The junior came into Monday’s game with Yale shooting 36.4 percent (16-44) from behind the 3-point line. In his freshman and sophomore seasons, Frazier shot 46.8 and 44.7 percent from behind the 3-point line, respectively.
With Florida legend and 3-point specialist Lee Humphrey sitting in the stands, Frazier found his form on Monday in the O’Connell Center. He started out missing his first two attempts from long range but ended the game making four of his last five attempts.
The problem started with his mentality. Frazier has always been hard on himself, and when the shots weren’t falling for him in the last two years, he would dwell on it and impact the next shot.
This year, it has been a different struggle.
Frazier is feeling the pressure to perform and make up for the lots scoring after the departure of four senior starters last year. When time goes by that he doesn’t take a shot, sometimes he feels like he’s letting his teammates down and needs to start letting it fly. The extra emphasis for opposing teams to guard it has made it tougher for those shots to come.
“If you keep yourself focused and engaged in the game, he can get three shots in a minute,” Billy Donovan said about Michael Frazier. “A lot of things can happen if he puts himself in position. For a large part of him, he had been playing the game of keeping track of (the last time he shot).
“That’s not who he is as a player. When he gets his legs under him, gets room and gets a crack, I feel very confident in him shooting. But he can get stressed about that.”
Frazier now has at least one 3-pointer in 30 straight games. He's the fourth player in Florida history to have a streak of at least 30 games, joining Lee Humphrey (39), Kenny Boynton (34) and Brett Nelson (33).
Donovan said his need for Frazier to run the floor is similar to what he preaches to the big men on the team. It doesn’t always work to get them a touch in position to score, but it’s about the discipline to show the effort.
“It may not find him, but he has got to stay with it,” Donovan said. “That’s his challenge as a player right now for this year’s team. Last year, he just moved and played off the other guys, they found him and it was easy. Now it’s a lot more challenging. We don’t need him to score. We need him to take good shots, open shots. What it does is it creates spacing and opportunities for other guys.
“Sometimes when you’re a really good shooter, it’s not you that benefits. It’s the other guys around you that benefit because of the spacing.”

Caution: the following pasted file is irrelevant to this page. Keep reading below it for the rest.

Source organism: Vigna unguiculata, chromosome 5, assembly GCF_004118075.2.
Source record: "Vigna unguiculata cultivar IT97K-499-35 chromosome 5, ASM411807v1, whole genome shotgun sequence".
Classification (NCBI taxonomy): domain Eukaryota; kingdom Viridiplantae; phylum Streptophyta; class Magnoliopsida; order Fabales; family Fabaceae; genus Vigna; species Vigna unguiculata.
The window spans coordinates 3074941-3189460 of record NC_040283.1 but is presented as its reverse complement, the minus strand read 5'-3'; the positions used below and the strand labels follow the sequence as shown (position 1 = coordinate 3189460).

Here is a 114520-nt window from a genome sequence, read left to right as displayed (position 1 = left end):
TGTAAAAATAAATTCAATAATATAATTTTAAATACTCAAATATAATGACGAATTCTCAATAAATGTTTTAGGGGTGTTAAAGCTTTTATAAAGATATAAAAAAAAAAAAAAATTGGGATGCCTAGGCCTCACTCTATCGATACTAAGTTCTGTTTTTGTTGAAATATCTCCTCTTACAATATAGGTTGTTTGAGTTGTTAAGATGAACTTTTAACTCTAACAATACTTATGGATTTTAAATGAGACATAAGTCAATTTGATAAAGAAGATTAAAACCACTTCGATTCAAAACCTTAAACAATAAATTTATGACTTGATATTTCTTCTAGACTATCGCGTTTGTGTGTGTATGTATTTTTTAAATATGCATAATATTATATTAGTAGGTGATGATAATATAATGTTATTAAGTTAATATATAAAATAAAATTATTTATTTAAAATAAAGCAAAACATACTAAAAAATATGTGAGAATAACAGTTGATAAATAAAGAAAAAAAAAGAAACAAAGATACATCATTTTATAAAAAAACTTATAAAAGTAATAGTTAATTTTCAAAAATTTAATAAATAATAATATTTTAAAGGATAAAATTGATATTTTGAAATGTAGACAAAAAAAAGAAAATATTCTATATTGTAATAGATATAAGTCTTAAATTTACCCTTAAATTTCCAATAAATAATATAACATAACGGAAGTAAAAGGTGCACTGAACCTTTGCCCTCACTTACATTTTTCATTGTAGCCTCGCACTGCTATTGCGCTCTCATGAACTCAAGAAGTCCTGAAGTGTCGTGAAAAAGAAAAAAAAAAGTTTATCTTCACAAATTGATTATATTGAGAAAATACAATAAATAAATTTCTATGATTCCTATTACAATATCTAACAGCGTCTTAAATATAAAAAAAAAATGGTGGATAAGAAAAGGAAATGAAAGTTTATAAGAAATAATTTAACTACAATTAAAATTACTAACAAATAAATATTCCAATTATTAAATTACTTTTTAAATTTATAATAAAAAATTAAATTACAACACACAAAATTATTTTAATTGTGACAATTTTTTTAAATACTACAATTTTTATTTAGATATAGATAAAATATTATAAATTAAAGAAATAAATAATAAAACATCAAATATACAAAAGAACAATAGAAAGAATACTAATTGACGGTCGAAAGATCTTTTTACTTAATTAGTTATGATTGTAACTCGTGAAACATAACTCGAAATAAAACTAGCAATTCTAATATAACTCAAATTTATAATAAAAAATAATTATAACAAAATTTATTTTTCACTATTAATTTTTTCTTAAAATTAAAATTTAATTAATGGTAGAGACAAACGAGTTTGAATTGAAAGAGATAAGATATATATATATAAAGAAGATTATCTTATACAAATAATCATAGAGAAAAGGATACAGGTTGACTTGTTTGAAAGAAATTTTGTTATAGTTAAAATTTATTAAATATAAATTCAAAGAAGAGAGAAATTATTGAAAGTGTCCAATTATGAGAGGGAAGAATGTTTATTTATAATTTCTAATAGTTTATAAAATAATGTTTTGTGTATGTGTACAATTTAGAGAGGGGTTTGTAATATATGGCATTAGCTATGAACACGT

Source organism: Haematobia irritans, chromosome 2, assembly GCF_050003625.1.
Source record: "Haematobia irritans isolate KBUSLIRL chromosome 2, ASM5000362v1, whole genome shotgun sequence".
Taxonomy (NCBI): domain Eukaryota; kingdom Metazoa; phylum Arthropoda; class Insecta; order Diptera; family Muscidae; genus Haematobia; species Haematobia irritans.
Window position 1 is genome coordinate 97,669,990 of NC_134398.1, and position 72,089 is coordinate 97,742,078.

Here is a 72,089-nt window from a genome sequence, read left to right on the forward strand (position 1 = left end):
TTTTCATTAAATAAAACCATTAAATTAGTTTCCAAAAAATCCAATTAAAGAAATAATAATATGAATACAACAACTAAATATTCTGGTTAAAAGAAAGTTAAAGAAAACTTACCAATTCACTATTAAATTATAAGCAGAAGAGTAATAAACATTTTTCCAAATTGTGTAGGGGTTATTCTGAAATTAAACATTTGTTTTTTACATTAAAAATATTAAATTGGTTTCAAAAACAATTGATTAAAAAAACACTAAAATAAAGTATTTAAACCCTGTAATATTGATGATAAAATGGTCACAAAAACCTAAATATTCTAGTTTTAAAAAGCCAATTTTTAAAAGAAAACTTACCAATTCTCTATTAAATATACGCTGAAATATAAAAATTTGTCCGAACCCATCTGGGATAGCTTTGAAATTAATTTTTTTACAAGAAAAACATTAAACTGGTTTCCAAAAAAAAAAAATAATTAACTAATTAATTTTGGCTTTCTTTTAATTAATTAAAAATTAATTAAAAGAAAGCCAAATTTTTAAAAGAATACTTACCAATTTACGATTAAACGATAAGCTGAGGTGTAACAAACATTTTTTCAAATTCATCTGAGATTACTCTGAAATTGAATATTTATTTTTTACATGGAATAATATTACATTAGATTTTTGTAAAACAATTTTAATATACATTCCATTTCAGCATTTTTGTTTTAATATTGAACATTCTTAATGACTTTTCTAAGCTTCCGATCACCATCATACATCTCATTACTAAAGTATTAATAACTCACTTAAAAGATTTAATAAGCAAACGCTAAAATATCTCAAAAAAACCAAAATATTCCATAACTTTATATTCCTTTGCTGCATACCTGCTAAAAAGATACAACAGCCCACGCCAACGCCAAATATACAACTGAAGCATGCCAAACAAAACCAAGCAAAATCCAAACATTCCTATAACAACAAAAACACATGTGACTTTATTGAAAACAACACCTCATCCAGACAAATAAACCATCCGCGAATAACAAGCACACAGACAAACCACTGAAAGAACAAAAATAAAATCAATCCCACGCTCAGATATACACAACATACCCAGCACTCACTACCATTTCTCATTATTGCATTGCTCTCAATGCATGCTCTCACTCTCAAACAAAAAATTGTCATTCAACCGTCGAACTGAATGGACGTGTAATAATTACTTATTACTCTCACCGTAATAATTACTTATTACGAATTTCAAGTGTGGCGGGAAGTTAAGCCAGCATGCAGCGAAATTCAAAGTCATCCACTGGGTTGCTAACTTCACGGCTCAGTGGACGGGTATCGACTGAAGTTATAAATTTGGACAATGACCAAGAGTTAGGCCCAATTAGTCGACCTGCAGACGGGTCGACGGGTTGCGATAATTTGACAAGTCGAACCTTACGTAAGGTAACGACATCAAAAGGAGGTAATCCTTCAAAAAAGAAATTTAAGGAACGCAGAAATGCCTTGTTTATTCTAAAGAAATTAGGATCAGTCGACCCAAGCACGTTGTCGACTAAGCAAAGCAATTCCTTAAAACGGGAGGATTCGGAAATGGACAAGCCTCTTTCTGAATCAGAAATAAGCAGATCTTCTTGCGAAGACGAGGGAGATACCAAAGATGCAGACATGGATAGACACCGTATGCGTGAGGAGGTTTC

WALKER SHINES AGAIN: On paper, Chris Walker should have dominated against Yale. His size and athleticism provided him an advantage in the paint against the smaller Bulldogs, but it was still good news for Florida when he had a good game.
Walker played 21 minutes off the bench and scored a career-high 13 points while pulling down six rebounds with two blocked shots. He played well off the bench against Kansas and continues to improve in every game.
After a difficult trip to the Bahmas for the Battle 4 Atlantis tournament, Walker is starting to earn the trust of the coaching staff.
“In a lot of those games early on for Chris, he got exposed,” Donovan said. “He really got exposed, especially in the Bahamas. It’s not that he got exposed because he isn’t a good player, it’s because he didn’t have the intensity you need to play at. The last two games, he’s playing at a really high intensity level.”
The intensity had to be raised in practice for Walker. It’s nothing new for a big man to learn under Donovan. Patric Young had to learn the same lesson, needing to run the floor and play more active to give the Gators what they need. Walker has more athleticism than Young and can impact the game in more ways with his speed and long arms, making it even more important that he run the floor.
Monday was another step in showing that he’s starting to understand it.
“We’ve tried to simplify things for him to get him engaged in what he can do well,” Donovan said. “He’s along the baseline, guys are finding him and he’s rebounding the ball. This is the hardest he has played -- this past week to 10 days in practice -- since he has been here. Maybe the competition we’ve played against has given him a (realization of), “wow, I need to pick it up and play another level.” He has to be able to extend himself and push himself in practice. He’s seeing that he has to push through and continue to work.”
LEARNING THROUGH PRACTICE: The intensity issues weren’t limited to Walker. Since the Gators returned from the Bahamas, Donovan and the Florida coaching staff have tried to make practice as difficult as possible “physically, mentally and emotionally.” It looked like it paid off during Florida’s 85-47 win over Yale.
“A lot of guys want to play on their own terms,” Donovan said. “What I mean by that is they want to play at their own intensity rate and they take the temperature and pulse of the game of how hard they need to compete, instead of being responsible and accountable for their own level of intensity and competitiveness.”
The practices were aimed at making the team understand how hard it needed to work through the rest of the year to get where it wanted to be. Last year’s team did it and made it to the Final Four. The ceiling for this group might not be as high, but their work ethic and intensity will determine how the rest of the season goes.
“This team has a journey in front of it,” Donovan said. “Where it ends, whether it’s postseason play or not postseason play, we have to earn our way.”